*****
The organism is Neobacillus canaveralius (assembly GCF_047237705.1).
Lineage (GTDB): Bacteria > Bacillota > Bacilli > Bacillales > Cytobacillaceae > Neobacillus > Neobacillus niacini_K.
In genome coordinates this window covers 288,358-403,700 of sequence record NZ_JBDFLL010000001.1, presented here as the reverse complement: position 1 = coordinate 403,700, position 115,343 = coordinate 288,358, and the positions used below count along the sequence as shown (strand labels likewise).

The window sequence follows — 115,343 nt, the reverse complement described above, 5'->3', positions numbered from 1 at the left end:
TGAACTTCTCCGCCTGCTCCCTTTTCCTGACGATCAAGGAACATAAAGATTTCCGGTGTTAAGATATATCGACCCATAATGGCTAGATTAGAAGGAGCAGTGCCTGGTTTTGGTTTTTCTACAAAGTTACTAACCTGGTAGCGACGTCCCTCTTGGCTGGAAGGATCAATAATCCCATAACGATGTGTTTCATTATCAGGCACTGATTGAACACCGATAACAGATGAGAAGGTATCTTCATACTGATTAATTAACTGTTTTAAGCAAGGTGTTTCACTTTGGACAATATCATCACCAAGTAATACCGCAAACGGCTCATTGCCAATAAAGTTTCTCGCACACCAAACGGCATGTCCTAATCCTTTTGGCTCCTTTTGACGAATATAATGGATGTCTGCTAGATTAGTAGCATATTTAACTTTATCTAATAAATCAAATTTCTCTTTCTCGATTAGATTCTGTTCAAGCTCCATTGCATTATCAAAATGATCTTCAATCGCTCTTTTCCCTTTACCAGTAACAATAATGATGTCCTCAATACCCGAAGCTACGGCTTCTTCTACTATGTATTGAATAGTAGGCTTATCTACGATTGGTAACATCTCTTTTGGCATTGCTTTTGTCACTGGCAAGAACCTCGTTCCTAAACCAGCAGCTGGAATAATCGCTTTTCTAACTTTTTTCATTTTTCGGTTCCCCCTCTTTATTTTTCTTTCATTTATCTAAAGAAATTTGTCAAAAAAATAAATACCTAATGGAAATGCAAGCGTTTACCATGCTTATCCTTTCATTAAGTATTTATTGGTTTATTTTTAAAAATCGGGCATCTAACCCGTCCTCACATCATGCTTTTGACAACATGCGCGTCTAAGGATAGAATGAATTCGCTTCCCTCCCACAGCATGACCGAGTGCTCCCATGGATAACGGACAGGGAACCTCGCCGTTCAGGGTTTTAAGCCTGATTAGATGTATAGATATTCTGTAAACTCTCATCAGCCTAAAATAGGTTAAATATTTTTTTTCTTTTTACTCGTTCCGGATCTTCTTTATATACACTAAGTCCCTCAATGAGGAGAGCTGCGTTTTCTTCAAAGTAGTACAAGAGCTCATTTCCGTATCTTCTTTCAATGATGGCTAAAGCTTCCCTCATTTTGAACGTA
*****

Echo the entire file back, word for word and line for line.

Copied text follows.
The organism is Neobacillus canaveralius (assembly GCF_047237705.1).
Lineage (GTDB): Bacteria > Bacillota > Bacilli > Bacillales > Cytobacillaceae > Neobacillus > Neobacillus niacini_K.
In genome coordinates this window covers 288,358-403,700 of sequence record NZ_JBDFLL010000001.1, presented here as the reverse complement: position 1 = coordinate 403,700, position 115,343 = coordinate 288,358, and the positions used below count along the sequence as shown (strand labels likewise).

The window sequence follows — 115,343 nt, the reverse complement described above, 5'->3', positions numbered from 1 at the left end:
TGAACTTCTCCGCCTGCTCCCTTTTCCTGACGATCAAGGAACATAAAGATTTCCGGTGTTAAGATATATCGACCCATAATGGCTAGATTAGAAGGAGCAGTGCCTGGTTTTGGTTTTTCTACAAAGTTACTAACCTGGTAGCGACGTCCCTCTTGGCTGGAAGGATCAATAATCCCATAACGATGTGTTTCATTATCAGGCACTGATTGAACACCGATAACAGATGAGAAGGTATCTTCATACTGATTAATTAACTGTTTTAAGCAAGGTGTTTCACTTTGGACAATATCATCACCAAGTAATACCGCAAACGGCTCATTGCCAATAAAGTTTCTCGCACACCAAACGGCATGTCCTAATCCTTTTGGCTCCTTTTGACGAATATAATGGATGTCTGCTAGATTAGTAGCATATTTAACTTTATCTAATAAATCAAATTTCTCTTTCTCGATTAGATTCTGTTCAAGCTCCATTGCATTATCAAAATGATCTTCAATCGCTCTTTTCCCTTTACCAGTAACAATAATGATGTCCTCAATACCCGAAGCTACGGCTTCTTCTACTATGTATTGAATAGTAGGCTTATCTACGATTGGTAACATCTCTTTTGGCATTGCTTTTGTCACTGGCAAGAACCTCGTTCCTAAACCAGCAGCTGGAATAATCGCTTTTCTAACTTTTTTCATTTTTCGGTTCCCCCTCTTTATTTTTCTTTCATTTATCTAAAGAAATTTGTCAAAAAAATAAATACCTAATGGAAATGCAAGCGTTTACCATGCTTATCCTTTCATTAAGTATTTATTGGTTTATTTTTAAAAATCGGGCATCTAACCCGTCCTCACATCATGCTTTTGACAACATGCGCGTCTAAGGATAGAATGAATTCGCTTCCCTCCCACAGCATGACCGAGTGCTCCCATGGATAACGGACAGGGAACCTCGCCGTTCAGGGTTTTAAGCCTGATTAGATGTATAGATATTCTGTAAACTCTCATCAGCCTAAAATAGGTTAAATATTTTTTTTCTTTTTACTCGTTCCGGATCTTCTTTATATACACTAAGTCCCTCAATGAGGAGAGCTGCGTTTTCTTCAAAGTAGTACAAGAGCTCATTTCCGTATCTTCTTTCAATGATGGCTAAAGCTTCCCTCATTTTGAACGTA